Rather than being the obligatory kill condition of the previous Bant Nexus
deck, the density of incidental artifacts makes the Constructs produced by
Karn become even better, which means more than one would assume- and that’s
operating under the assumption that people know how good free power and
toughness is.

Casting a third-turn Sailor of Means into fourth-turn Karn makes it
unbelievably difficult for the opponent to get Karn off the battlefield
before his controller gets another activation out of him, whether he’s
rolled up or down the turn that he’s put onto the battlefield.

On the other side of things, flipping a Treasure Map on schedule is turn 5,
leaving four mana to use on anything one could want. Like a Planeswalker.
Or a 4/4 Construct machine. Or both.

A benefit Karn and his Constructs have, as well as Sailor of Means, is that
there’s a real benefit to playing cards that get better with creatures in
the deck. Chart a Course is a good card when it isn’t providing card
advantage and is unreal when it is. Pause for Reflection creates a sick
play pattern in which turn 3 Sailor of Means into turn 4
Karn-plus-Construct makes it possible to have zero-mana Fog effects.

Another big draw to Treasure Map that Jadine Klomparens brought up in
her article
this week is the fact that the back side of it is a mana-producing land. It
scrying to filter draws as well as producing up to four mana after it’s
transformed means that we can cheat a little bit on the mana. On top of
that, it’s another source of ramp that does something else in the deck
other than simply cramming twists on Rampant Growth into the deck.

Okay, I know what you’re thinking.

Sinking a bunch of mana into a single threat is a bad idea when there are
two-mana Vindicates running around. I’ve even felt my own skepticism
creeping up at times while writing this article. There are two pretty
simply points to consider that make this less scary than it has to be:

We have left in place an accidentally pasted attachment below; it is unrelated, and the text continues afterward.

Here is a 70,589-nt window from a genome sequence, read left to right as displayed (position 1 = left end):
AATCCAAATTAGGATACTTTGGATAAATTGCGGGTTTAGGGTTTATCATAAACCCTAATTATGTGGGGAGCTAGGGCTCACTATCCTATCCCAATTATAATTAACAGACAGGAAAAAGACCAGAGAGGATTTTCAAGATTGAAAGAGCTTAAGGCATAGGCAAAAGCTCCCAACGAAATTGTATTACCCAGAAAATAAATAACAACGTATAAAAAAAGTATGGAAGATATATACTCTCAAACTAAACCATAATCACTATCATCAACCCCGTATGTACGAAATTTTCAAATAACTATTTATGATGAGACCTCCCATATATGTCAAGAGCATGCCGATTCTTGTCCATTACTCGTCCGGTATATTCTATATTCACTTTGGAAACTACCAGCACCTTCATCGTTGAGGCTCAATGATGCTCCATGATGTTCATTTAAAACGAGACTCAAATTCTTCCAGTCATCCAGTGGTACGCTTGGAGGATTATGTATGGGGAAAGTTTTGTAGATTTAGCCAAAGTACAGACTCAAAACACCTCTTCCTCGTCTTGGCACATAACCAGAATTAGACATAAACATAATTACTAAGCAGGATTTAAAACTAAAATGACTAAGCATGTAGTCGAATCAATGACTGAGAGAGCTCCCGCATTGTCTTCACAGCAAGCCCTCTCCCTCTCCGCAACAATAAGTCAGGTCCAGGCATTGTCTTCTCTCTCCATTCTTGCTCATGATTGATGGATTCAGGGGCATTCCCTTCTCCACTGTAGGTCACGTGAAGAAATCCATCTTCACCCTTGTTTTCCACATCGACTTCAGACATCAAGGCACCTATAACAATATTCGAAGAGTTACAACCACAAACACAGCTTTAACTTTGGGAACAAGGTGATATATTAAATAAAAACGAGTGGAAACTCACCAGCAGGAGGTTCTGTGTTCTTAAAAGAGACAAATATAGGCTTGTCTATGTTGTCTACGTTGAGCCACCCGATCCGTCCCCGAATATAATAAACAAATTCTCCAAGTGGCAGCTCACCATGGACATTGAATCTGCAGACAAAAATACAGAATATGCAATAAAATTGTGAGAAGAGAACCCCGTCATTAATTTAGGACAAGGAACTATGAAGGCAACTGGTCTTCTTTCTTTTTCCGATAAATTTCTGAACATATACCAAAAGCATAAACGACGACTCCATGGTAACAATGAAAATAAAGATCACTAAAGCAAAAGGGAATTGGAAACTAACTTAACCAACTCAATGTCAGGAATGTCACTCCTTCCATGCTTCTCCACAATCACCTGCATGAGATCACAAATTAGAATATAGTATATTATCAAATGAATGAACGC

Both points are fairly easy to unpack and addressed in all of the above

Assassin’s Trophy is going to thrive against decks that only have a couple
of cards worth targeting. Synergy decks that lean on a single payoff card
are going to suffer, and playing a bunch of little enablers is going to
look kind of silly if they don’t function independently or make finding
more payoff cards easier. Decks that play a pile of good cards are going to
have the odds be a bit more in their favor against Trophy, as the opponent
can’t have a pile of Assassin’s Trophy in their deck, only a playset.

Decks that play powerful must-answer cards up the curve are going to
benefit from the ramp that Assassin’s Trophy provides. That’s to be
expected. Decks that ramp tend to be built with specific curves in mind,
frequently sporting specific holes in order to compensate for the jumps in
mana that their ramp spells and mana rocks create. Assassin’s Trophy plays
right into this plan, and these styles of decks are going to have a much
easier time combating the card than decks that aren’t utilizing the mana
provided by the removal spell.

All of this completely ignores the fact that there will be decks that don’t
include Assassin’s Trophy, and beating those decks will be worth the same
number of match points as the ones containing Assassin’s Trophy. The power
level of cards in Guilds of Ravnica is staggering, and being
successful in the upcoming era of Standard is going to require leveraging
as much of that power as you can.